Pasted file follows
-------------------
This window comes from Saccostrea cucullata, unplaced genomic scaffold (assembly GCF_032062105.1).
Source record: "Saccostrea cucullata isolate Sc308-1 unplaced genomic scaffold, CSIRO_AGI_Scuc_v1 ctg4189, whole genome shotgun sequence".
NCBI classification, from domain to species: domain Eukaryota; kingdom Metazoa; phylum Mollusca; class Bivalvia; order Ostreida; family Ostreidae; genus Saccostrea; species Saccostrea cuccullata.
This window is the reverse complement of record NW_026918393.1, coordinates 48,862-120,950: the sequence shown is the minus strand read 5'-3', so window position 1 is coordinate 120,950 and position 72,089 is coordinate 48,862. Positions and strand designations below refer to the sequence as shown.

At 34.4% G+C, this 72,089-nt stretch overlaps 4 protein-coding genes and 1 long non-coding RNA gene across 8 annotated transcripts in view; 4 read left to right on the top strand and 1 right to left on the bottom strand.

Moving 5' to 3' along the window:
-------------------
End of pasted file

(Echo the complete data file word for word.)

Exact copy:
This window comes from Saccostrea cucullata, unplaced genomic scaffold (assembly GCF_032062105.1).
Source record: "Saccostrea cucullata isolate Sc308-1 unplaced genomic scaffold, CSIRO_AGI_Scuc_v1 ctg4189, whole genome shotgun sequence".
NCBI classification, from domain to species: domain Eukaryota; kingdom Metazoa; phylum Mollusca; class Bivalvia; order Ostreida; family Ostreidae; genus Saccostrea; species Saccostrea cuccullata.
This window is the reverse complement of record NW_026918393.1, coordinates 48,862-120,950: the sequence shown is the minus strand read 5'-3', so window position 1 is coordinate 120,950 and position 72,089 is coordinate 48,862. Positions and strand designations below refer to the sequence as shown.

At 34.4% G+C, this 72,089-nt stretch overlaps 4 protein-coding genes and 1 long non-coding RNA gene across 8 annotated transcripts in view; 4 read left to right on the top strand and 1 right to left on the bottom strand.

Moving 5' to 3' along the window: